by Brian J. Jarrett
Arctic wind howled outside a rickety saloon set within what had once been a gold rush town, but now didn’t have the good sense to know it was dead. The bitter cold outside worked its icy fingers into the room through loose joints where rough-hewn boards had been hastily butted up against one another. A single pot-belly stove burned in the corner of the room, fighting valiantly against the frigid onslaught. Kerosene lamps burned, the dim light staving off the worst of the darkness that had blanketed the land hours before.
A barkeep sporting thick sideburns and vacuous eyes kept vigil in front of a backdrop of unmarked bottles, towel in hand. He was thin, almost gaunt, with the look of a man who’d resigned himself to a life without the golden riches he’d set out for so many years ago.
Inside the saloon, three men sat at separate tables, each sipping on rotgut whiskey in a vain attempt to warm themselves from within. They wore wide-brimmed hats and leather coats as creased and worn as their sun-baked faces. Cigarettes burned between calloused fingers, the tobacco smoke rising in tendrils that resembled coiled snakes before dissipating into the smoggy air. Six-shooters hung from belts, the handles nicked and scratched, the barrels blackened around the end.
As the three men sat, staring into their drinks, the saloon door opened. Frigid air rushed in as a lone figure entered the bar, stepping into the dim light cast by the kerosene lamps. The new arrival had a small frame and short stature, along with a hood that obscured the stranger’s identity.
The barkeep tensed but left his shotgun under the bar. Bandits filtered in and out towns like this one, but only a fool would try to rob a bar with three gunslingers sitting in attendance.
Still, stranger things happened. The barkeep took a step toward the bar, just a little closer to the shotgun.
The men gave the new arrival ample inspection, looking up from their drinks for the first time that evening. The already quiet room now went deadly silent; only the whistling wind daring to disturb it.
They waited with itching trigger fingers as the stranger took a seat at the bar. Gloved hands removed the hood, allowing long hair to spill out from beneath, as black as night.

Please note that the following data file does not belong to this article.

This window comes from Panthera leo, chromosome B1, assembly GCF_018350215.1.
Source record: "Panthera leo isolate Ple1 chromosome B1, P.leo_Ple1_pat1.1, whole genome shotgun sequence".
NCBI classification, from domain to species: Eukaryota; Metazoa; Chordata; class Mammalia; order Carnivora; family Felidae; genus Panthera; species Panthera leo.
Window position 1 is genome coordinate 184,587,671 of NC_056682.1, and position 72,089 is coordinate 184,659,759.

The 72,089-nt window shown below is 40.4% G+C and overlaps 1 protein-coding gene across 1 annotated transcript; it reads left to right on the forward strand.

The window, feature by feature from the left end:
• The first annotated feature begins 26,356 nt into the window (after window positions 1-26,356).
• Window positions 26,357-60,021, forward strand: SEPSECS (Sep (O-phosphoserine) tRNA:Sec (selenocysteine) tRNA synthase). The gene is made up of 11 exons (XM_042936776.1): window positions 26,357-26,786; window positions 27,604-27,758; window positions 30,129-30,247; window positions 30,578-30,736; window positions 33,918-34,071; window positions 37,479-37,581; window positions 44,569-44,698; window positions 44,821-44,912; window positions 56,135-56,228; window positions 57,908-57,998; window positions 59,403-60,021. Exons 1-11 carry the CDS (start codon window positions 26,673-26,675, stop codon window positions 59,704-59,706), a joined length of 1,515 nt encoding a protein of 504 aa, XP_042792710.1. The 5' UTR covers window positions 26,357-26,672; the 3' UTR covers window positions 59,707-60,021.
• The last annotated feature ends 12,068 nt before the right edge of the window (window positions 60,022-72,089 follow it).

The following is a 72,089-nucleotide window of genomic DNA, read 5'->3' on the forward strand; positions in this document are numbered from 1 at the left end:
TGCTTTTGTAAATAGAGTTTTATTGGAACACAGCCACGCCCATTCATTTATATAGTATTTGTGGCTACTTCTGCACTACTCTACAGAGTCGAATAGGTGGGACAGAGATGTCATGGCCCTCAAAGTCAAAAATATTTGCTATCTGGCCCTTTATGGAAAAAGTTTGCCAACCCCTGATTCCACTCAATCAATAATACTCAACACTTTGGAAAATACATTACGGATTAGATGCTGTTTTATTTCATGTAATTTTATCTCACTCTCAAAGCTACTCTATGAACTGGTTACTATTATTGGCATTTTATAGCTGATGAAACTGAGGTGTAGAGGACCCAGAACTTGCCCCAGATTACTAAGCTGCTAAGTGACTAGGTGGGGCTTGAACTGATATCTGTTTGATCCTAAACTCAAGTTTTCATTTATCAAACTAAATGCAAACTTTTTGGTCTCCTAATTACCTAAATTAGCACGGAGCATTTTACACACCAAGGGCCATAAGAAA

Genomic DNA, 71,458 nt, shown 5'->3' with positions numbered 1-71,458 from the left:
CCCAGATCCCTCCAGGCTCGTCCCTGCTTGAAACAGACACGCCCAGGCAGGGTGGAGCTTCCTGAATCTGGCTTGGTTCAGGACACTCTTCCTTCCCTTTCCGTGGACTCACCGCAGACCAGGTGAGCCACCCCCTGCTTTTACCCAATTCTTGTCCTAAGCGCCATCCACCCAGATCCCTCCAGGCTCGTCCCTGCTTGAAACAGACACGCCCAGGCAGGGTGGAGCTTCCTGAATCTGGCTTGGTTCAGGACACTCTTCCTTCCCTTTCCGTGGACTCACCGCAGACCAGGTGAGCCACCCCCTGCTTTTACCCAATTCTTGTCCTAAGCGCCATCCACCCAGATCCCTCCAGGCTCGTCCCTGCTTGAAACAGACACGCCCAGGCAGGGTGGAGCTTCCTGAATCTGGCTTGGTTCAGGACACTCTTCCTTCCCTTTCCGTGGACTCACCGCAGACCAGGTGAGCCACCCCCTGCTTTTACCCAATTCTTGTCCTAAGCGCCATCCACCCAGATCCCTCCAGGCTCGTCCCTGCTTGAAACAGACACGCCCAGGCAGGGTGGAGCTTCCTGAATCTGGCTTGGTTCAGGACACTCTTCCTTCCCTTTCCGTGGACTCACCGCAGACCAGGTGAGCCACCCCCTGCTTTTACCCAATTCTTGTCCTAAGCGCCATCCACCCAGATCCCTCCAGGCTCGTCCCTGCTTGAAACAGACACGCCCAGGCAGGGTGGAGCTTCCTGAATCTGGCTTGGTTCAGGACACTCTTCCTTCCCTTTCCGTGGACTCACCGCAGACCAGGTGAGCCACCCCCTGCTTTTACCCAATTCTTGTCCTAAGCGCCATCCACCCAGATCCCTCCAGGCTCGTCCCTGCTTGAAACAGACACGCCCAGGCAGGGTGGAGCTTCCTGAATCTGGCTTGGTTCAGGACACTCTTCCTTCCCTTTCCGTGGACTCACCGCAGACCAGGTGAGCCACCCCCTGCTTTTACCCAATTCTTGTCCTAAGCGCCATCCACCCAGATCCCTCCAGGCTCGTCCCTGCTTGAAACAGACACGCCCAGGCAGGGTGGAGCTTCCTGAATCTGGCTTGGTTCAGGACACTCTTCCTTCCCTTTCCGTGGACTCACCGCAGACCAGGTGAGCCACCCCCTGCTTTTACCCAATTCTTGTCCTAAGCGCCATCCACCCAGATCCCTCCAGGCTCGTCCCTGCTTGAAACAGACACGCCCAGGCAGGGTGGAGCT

It was the barkeep who spoke first. “We don’t serve savages in here,” he said. He cocked his head as he looked the visitor over. “And we don’t serve women neither.”
The Indian silently looked the barkeep in the eye, saying nothing. Seconds ticked by slowly.
The barkeep leaned in closer to the woman. “Don’t you speak English? We don’t want your kind in here.”
The woman stayed still and silent. By now, everyone else in the bar had become interested in the stranger. The barkeep looked at the men in the room as if to ask for their guidance on what to do next with the troublesome stranger.
The men only watched, withholding counsel.
Slowly, the Indian woman raised her right hand, motioning for the barkeep to lean in closer.
The barkeep looked to his customers.
Again they held their tongues.
The barkeep swallowed hard. After a few moments of hesitation, he leaned in, pointing an ear toward her. The woman put her lips next to the man’s ear and began to whisper something inaudible to the others in the room.
Those seated at the tables clutched half-full glasses and watched the scene with increasing interest.
The woman said her peace and sat back down on her stool.
The barkeep’s expression changed. His angry face gave way to shock, followed by a look that had to be fear. Or maybe not fear as much as terror.
The barkeep stepped away from the strange Indian woman, backing into the shelves displaying the cheap liquor and nearly knocking the bottles to the floor. His chest rose and fell as he struggled to compose himself, watching the woman as if she were a slithering cobra.
Silence roared in the room as the trio of men stared at the woman.
A lone wolf howled in the distance, the sound nearly indistinguishable from the wind.
With deliberate care, the stranger reached into a leather pouch slung around her neck. She removed three coins and placed them on the bar.
“Drinks for these fine men,” she said. She paused, before reaching into the bag again and producing another coin. She placed the money on the bar. “And for me.”